Ending the Cobra Unit
After some disappointing boss battles in Sons of Liberty, Kojima crafted some excellent duels in Snake Eater. Taking on all of the members of the Cobra Unit was a lot of fun, and there was a ton of variety to the encounters as well. While easier than their Metal Gear Solid counterparts, I feel like this entry’s bosses echoed the creativity found in the first game.
Going back to the stamina bar being introduced in this game, the oldest member of the Cobra Unit actually fights Snake in a battle of stamina rather than health. The End is a legendary sniper, but uses tranquilizer darts to whittle down Snake and plays a game of hide-and-sneak by camouflaging himself throughout three different sections of the map. This fight was intense in a much different way, taking away the high energy fight and replacing it with the fear of not quite knowing where you are being hunted from. This fight was hands down my favorite moment of the Metal Gear Solid series so far.
The End also brought up a different way of tackling boss fights to me: neutralizing them in a non-lethal manner instead of killing them. Once I realized he was only trying to knock out my stamina, I swapped over to only hitting him with my own tranquilizer gun. Unfortunately, I missed out on grabbing the reward for the non-lethal takedown, but I love the fact that you can choose that option. It’s something that stuck with me for Metal Gear Solid 4.
There were times when I thought Normal difficulty was a bit too easy. I took down Revolver Ocelot, The Pain, The End, and The Fear on the first attempt. I had to replay The Sorrow once because I didn’t realize I needed to use my self-revive pill, and The Boss took two attempts as well. However, The Fury was aptly named, as the pyromaniac caused a lot of frustration as I fought him. Similar to Metal Gear Solid, I enjoyed experimenting with my limited technology and weapons to see what worked best to tackle each foe.
Kojima Gets Obsessed
I didn’t like how obsessed the game was with CQC (Close Quarters Combat), which basically meant you can use your knife while you have certain weapons equipped. To me, they mention it at too many different points of the game, and it showed me that Kojima gets fixated at times on small aspects that he finds really cool. You can see this early on when EVA gives Snake his first two guns in the Snake Eater mission and he instantly (and feverishly) whittles the handle down on his gun so he can use it in CQC. It just seemed like such a weird reaction after gushing over the custom nature of the gun he’s handed.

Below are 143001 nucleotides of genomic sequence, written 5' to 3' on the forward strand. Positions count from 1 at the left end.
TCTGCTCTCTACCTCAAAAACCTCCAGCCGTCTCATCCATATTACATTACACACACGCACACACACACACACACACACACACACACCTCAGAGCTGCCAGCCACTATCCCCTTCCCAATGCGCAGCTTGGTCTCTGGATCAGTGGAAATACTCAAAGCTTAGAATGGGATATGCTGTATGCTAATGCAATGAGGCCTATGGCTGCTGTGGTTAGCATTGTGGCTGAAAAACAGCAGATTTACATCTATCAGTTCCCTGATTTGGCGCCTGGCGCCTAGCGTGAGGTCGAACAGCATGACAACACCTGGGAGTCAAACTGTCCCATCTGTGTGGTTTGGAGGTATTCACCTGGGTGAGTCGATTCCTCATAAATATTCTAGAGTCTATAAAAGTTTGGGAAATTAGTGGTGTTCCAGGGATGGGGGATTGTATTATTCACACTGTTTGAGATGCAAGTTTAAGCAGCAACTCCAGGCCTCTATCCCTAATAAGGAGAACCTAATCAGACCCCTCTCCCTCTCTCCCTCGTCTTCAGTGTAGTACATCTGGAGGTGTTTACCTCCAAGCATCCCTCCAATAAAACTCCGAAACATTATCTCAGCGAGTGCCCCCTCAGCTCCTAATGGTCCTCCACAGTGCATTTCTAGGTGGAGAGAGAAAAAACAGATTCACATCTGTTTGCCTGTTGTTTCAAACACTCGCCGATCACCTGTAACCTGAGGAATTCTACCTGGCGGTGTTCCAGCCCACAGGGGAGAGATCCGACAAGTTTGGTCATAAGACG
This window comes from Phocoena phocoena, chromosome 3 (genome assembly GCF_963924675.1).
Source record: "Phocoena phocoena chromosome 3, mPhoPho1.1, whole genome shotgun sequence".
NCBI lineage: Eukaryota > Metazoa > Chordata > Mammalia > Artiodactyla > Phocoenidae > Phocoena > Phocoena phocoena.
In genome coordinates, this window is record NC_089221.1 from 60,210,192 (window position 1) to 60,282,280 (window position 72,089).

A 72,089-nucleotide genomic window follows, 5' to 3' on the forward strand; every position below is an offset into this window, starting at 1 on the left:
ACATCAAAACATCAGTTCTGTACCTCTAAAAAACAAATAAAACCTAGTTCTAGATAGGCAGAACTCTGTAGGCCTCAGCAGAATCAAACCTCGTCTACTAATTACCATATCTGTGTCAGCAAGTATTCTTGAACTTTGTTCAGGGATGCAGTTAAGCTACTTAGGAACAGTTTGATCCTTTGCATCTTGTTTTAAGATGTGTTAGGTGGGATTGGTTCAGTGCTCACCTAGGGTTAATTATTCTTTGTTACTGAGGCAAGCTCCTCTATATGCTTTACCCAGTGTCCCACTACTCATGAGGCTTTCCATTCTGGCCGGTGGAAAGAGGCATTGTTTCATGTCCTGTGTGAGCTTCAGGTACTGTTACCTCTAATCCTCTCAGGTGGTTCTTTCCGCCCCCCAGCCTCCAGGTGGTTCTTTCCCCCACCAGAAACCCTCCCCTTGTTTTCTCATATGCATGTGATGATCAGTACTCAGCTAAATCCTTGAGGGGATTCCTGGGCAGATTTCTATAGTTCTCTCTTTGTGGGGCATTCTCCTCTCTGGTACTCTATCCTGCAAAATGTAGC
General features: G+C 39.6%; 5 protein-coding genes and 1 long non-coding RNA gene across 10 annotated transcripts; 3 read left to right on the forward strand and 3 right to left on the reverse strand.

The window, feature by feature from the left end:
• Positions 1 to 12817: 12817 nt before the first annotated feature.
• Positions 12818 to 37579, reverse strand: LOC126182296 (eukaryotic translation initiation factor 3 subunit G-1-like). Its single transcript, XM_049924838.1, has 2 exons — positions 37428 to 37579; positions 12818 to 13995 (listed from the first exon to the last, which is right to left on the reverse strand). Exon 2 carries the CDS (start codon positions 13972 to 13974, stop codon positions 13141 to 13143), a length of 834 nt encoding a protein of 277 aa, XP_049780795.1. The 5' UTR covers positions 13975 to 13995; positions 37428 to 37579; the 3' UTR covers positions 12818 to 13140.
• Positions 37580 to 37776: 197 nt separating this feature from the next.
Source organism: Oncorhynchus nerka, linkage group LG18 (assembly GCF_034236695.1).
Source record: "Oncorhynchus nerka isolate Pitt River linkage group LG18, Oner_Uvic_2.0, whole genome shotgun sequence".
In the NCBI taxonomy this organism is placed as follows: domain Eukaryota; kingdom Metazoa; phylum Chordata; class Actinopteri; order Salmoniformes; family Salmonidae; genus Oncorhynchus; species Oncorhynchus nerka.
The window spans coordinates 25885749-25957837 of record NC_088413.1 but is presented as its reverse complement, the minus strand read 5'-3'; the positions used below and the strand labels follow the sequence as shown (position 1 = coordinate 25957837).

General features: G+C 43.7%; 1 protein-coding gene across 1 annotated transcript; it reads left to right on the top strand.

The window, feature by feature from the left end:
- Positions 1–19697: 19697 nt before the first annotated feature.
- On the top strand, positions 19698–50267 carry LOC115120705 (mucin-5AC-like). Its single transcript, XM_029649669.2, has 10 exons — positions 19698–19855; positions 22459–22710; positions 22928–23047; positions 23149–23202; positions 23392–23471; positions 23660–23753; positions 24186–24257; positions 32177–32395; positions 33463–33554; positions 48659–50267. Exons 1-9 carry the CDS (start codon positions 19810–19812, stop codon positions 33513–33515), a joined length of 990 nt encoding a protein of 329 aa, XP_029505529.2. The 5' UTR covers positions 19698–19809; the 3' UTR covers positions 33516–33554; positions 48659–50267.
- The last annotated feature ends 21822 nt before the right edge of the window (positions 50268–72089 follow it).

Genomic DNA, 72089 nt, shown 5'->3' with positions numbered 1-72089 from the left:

Although Big Boss and Snake had developed CQC together, it’s a good thing you aren’t forced to take her down using it. With his numerous failed attempts to disarm or fight Big Boss in cinematics, it would have felt weird to suddenly best her in close quarters combat. It didn’t stop him from trying, and the obsession stuck out throughout. This fixation over a concept is something I noticed in MGS4 as well, so I’ll cover more on it next time.
Speaking of EVA, her outfit was of course, ridiculous. Others have written about Hideo Kojima’s disappointing history regarding female characters, and EVA really turns the corner in a problematic way. Beyond her, I’m not sure what caused the cesarean section scar The Boss has to reach all the way to her collar bone, and while I understand the need to show the snake-like shape of the scar, it seemed so odd for her to reveal so much of her chest right before she fights Snake to death.
This cutscene prior to fighting The Boss felt a little out of place. Her monologue just stuck out when you remembered that a military strike was on its way to obliterating the both of you. However, Snake Eater’s cutscenes were very toned and trimmed down compared to Sons of Liberty, and I very much appreciated it.
For some reason the younger version of Revolver Ocelot just never clicked for me. He mostly felt like a tool throughout, and I’m glad Snake was able to outwit him so easily. At least seeing his backstory helped establish some of his motivations for earlier entries, which happen to be set in the future.
I also felt like the game started to morph into more of an action movie with the last hour or two once the escape sequence began on EVA’s motorcycle. This genre shift is even more present in Metal Gear Solid 4, and while I welcomed the change near the end of this game, I didn’t love the shift during Guns of the Patriots.
Despite a few missteps, Metal Gear Solid 3: Snake Eater is my favorite game of the series so far. Even though I didn’t get around to finishing the game until it passed its 15 year anniversary, I truly believe that it’s never too late to fall in love with the experience.